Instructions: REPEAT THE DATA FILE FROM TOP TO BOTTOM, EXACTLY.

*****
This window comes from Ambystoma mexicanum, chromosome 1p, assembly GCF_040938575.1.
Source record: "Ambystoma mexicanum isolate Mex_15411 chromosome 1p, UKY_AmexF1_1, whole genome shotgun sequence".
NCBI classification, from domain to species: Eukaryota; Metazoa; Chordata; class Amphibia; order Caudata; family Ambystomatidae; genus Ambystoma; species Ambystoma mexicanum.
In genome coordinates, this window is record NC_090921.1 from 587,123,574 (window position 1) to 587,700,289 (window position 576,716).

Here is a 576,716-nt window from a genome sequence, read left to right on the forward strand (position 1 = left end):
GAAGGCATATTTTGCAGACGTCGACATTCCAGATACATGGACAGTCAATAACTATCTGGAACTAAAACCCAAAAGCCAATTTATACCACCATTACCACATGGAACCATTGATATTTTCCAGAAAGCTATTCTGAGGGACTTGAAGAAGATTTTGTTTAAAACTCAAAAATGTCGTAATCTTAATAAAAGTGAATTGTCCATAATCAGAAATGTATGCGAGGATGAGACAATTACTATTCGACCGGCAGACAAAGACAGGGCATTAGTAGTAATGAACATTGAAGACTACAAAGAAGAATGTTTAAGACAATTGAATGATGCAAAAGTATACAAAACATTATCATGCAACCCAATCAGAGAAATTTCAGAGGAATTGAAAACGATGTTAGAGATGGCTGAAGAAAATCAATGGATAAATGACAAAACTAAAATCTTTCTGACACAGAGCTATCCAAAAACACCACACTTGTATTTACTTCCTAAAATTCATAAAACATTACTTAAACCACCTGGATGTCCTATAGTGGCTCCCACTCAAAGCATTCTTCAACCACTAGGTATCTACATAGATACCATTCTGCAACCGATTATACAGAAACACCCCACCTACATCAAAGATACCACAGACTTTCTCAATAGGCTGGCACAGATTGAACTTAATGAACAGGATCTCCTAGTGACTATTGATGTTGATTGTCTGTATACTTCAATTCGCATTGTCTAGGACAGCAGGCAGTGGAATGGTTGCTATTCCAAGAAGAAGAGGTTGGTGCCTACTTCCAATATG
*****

This window comes from Ambystoma mexicanum, chromosome 1p, assembly GCF_040938575.1.
Source record: "Ambystoma mexicanum isolate Mex_15411 chromosome 1p, UKY_AmexF1_1, whole genome shotgun sequence".
NCBI classification, from domain to species: Eukaryota; Metazoa; Chordata; class Amphibia; order Caudata; family Ambystomatidae; genus Ambystoma; species Ambystoma mexicanum.
In genome coordinates, this window is record NC_090921.1 from 587,123,574 (window position 1) to 587,700,289 (window position 576,716).

Here is a 576,716-nt window from a genome sequence, read left to right on the forward strand (position 1 = left end):
GAAGGCATATTTTGCAGACGTCGACATTCCAGATACATGGACAGTCAATAACTATCTGGAACTAAAACCCAAAAGCCAATTTATACCACCATTACCACATGGAACCATTGATATTTTCCAGAAAGCTATTCTGAGGGACTTGAAGAAGATTTTGTTTAAAACTCAAAAATGTCGTAATCTTAATAAAAGTGAATTGTCCATAATCAGAAATGTATGCGAGGATGAGACAATTACTATTCGACCGGCAGACAAAGACAGGGCATTAGTAGTAATGAACATTGAAGACTACAAAGAAGAATGTTTAAGACAATTGAATGATGCAAAAGTATACAAAACATTATCATGCAACCCAATCAGAGAAATTTCAGAGGAATTGAAAACGATGTTAGAGATGGCTGAAGAAAATCAATGGATAAATGACAAAACTAAAATCTTTCTGACACAGAGCTATCCAAAAACACCACACTTGTATTTACTTCCTAAAATTCATAAAACATTACTTAAACCACCTGGATGTCCTATAGTGGCTCCCACTCAAAGCATTCTTCAACCACTAGGTATCTACATAGATACCATTCTGCAACCGATTATACAGAAACACCCCACCTACATCAAAGATACCACAGACTTTCTCAATAGGCTGGCACAGATTGAACTTAATGAACAGGATCTCCTAGTGACTATTGATGTTGATTGTCTGTATACTTCAATTCGCATTGTCTAGGACAGCAGGCAGTGGAATGGTTGCTATTCCAAGAAGAAGAGGTTGGTGCCTACTTCCAATATG